LOPPINOT, JEAN-CHRYSOSTOME, notary, clerk of court and king’s attorney at Port-Royal (Annapolis Royal, N.S.), then clerk of court at Plaisance (Placentia); fl. 1699–1712.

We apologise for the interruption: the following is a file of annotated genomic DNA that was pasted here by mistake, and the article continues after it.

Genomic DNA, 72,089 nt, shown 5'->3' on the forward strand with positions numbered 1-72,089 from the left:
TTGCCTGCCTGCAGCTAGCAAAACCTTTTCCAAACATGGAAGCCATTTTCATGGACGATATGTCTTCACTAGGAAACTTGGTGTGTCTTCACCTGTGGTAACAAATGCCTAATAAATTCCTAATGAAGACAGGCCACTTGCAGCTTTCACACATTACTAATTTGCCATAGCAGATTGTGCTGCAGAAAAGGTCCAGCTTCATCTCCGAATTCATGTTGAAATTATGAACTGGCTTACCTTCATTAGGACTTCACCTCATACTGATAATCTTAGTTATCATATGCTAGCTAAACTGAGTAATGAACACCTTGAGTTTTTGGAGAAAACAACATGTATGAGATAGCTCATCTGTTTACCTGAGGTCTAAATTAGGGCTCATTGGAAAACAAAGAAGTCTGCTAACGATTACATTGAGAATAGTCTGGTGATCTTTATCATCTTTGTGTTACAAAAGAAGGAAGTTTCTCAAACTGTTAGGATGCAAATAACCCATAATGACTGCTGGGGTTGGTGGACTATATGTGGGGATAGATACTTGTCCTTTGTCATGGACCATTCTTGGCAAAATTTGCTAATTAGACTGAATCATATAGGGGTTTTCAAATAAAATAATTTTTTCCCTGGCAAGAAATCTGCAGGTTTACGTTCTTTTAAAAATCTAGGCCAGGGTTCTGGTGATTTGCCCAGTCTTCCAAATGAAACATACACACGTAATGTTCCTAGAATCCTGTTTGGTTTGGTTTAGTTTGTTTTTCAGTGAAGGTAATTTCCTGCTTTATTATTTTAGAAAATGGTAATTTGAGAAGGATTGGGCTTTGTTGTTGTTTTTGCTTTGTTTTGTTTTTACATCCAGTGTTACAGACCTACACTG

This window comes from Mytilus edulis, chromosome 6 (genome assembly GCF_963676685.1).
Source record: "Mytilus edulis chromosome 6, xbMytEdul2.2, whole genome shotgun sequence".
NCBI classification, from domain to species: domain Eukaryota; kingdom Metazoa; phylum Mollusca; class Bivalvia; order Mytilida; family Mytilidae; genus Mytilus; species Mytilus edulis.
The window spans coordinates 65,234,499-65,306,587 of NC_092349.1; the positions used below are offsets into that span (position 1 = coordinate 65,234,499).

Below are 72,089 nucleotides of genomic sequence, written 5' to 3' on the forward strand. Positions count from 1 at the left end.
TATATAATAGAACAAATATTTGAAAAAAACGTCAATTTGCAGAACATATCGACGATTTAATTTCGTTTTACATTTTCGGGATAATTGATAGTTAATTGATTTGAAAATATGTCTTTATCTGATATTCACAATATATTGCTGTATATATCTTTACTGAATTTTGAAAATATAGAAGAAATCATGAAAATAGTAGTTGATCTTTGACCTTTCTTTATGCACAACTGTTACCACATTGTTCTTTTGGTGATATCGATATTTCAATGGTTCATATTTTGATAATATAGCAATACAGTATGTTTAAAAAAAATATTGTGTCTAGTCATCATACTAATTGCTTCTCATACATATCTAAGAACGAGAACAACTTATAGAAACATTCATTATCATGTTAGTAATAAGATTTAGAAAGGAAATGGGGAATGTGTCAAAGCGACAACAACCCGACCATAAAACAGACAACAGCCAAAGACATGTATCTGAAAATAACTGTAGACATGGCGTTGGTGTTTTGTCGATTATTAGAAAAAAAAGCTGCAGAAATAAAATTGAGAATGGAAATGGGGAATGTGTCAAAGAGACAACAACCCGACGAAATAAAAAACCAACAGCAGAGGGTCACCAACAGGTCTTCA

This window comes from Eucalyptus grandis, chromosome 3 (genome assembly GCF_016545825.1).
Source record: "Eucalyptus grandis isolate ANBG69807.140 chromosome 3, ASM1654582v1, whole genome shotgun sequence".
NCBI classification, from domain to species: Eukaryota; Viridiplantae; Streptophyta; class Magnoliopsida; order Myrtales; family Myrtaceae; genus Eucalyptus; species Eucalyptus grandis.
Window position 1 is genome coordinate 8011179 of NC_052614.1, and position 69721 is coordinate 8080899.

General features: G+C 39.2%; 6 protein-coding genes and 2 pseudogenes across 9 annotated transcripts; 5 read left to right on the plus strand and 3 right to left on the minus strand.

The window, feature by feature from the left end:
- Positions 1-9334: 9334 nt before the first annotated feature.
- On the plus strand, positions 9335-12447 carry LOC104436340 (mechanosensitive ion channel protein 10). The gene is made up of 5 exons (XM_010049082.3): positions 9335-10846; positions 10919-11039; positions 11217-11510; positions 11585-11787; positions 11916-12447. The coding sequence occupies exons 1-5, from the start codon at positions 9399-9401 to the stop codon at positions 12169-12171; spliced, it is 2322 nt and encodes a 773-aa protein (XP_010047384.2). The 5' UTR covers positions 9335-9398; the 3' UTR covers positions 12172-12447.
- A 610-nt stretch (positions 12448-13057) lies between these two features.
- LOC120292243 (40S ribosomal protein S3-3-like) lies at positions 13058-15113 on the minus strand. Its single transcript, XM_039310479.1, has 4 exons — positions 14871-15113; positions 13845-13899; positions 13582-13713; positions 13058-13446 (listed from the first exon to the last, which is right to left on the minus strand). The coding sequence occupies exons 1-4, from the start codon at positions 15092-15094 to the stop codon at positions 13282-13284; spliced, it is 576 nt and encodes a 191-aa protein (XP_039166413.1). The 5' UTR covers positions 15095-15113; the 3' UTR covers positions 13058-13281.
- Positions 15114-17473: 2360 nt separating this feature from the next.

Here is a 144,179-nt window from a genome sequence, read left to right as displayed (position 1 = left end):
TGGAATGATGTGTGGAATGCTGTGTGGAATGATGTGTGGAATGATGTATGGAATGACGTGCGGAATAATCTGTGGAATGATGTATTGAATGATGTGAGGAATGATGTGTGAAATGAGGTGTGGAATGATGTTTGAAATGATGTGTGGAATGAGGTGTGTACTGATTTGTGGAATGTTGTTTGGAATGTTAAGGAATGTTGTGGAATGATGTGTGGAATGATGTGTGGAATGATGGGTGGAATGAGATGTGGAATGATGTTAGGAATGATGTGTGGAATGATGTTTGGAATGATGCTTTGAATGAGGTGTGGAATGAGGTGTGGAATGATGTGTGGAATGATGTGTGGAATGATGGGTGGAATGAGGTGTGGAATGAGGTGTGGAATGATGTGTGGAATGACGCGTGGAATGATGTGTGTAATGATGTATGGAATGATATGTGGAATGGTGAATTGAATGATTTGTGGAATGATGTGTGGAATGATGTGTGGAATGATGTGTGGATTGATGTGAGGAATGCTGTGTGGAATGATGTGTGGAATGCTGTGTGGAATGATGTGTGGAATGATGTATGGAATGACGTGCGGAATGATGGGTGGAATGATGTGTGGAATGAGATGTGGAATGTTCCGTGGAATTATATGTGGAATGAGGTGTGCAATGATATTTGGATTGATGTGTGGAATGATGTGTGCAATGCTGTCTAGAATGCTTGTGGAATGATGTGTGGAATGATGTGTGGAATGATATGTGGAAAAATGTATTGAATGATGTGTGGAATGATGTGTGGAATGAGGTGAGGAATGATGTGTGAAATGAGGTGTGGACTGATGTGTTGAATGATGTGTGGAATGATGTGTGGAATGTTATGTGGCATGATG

Loppinot, who came originally from the parish of Saint-Nicolas, in Paris, received a commission as clerk of court at Port-Royal on 5 April 1699. In the disputes between Brouillan [Monbeton] and Abbé Maudoux he took the side of the parish priest, and thus incurred the governor’s hostility, but afterwards he was reconciled with him. On 4 May 1704 he was appointed king’s attorney, and the following year went to France as the representative of the Acadians, who were asking for Brouillan’s recall. On 15 Dec. 1706 he obtained from Auger de Subercase the grant of a seigneury at Cap Fourchu (Yarmouth, N.S.). As a salary he received only 100, then 150 livres a year, so that he had to engage in trading to exist. His dwelling at Port-Royal, which was destroyed by fire in 1708, was again destroyed in June 1710. A few months later Nicholson seized Port-Royal. Loppinot then emigrated to Plaisance, where he obtained the post of clerk of court in 1712. But soon the treaty of Utrecht ceded Newfoundland to England. Loppinot must have returned to France after that, for we lose trace of him. A small part of his notarial acts is preserved in the French national archives. By his marriage with Jeanne (or Marie) Doucet, Judge Dubreuil’s widow, he had had five children; two of his sons, Jean-Chrysostome and Louis, served later at Louisbourg, in the colonial regular troops.